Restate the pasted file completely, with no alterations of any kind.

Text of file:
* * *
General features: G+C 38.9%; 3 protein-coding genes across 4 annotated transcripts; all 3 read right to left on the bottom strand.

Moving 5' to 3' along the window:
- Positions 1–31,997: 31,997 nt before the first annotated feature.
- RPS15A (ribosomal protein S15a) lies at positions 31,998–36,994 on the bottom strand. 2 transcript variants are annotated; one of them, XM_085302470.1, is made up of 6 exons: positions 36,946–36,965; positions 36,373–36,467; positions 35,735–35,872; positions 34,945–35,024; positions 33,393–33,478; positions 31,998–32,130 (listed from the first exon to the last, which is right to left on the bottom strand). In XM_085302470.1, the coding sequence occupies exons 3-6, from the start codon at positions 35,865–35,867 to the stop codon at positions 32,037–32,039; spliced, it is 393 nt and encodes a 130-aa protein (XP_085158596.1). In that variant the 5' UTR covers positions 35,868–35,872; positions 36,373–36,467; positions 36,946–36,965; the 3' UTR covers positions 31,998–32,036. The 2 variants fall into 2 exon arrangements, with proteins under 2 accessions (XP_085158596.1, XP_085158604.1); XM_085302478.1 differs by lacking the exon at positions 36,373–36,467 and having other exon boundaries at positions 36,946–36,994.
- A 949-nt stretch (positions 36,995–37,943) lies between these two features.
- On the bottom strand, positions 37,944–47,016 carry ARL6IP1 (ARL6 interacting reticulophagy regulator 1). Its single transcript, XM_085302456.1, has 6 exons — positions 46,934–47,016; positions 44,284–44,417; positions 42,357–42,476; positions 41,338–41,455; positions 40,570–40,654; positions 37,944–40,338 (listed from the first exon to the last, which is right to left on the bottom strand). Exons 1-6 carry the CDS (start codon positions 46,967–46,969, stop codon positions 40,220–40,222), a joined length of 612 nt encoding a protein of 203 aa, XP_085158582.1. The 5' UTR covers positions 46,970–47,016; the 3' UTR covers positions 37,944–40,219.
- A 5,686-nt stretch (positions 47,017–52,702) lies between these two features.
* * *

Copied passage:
General features: G+C 38.9%; 3 protein-coding genes across 4 annotated transcripts; all 3 read right to left on the bottom strand.

Moving 5' to 3' along the window:
- Positions 1–31,997: 31,997 nt before the first annotated feature.
- RPS15A (ribosomal protein S15a) lies at positions 31,998–36,994 on the bottom strand. 2 transcript variants are annotated; one of them, XM_085302470.1, is made up of 6 exons: positions 36,946–36,965; positions 36,373–36,467; positions 35,735–35,872; positions 34,945–35,024; positions 33,393–33,478; positions 31,998–32,130 (listed from the first exon to the last, which is right to left on the bottom strand). In XM_085302470.1, the coding sequence occupies exons 3-6, from the start codon at positions 35,865–35,867 to the stop codon at positions 32,037–32,039; spliced, it is 393 nt and encodes a 130-aa protein (XP_085158596.1). In that variant the 5' UTR covers positions 35,868–35,872; positions 36,373–36,467; positions 36,946–36,965; the 3' UTR covers positions 31,998–32,036. The 2 variants fall into 2 exon arrangements, with proteins under 2 accessions (XP_085158596.1, XP_085158604.1); XM_085302478.1 differs by lacking the exon at positions 36,373–36,467 and having other exon boundaries at positions 36,946–36,994.
- A 949-nt stretch (positions 36,995–37,943) lies between these two features.
- On the bottom strand, positions 37,944–47,016 carry ARL6IP1 (ARL6 interacting reticulophagy regulator 1). Its single transcript, XM_085302456.1, has 6 exons — positions 46,934–47,016; positions 44,284–44,417; positions 42,357–42,476; positions 41,338–41,455; positions 40,570–40,654; positions 37,944–40,338 (listed from the first exon to the last, which is right to left on the bottom strand). Exons 1-6 carry the CDS (start codon positions 46,967–46,969, stop codon positions 40,220–40,222), a joined length of 612 nt encoding a protein of 203 aa, XP_085158582.1. The 5' UTR covers positions 46,970–47,016; the 3' UTR covers positions 37,944–40,219.
- A 5,686-nt stretch (positions 47,017–52,702) lies between these two features.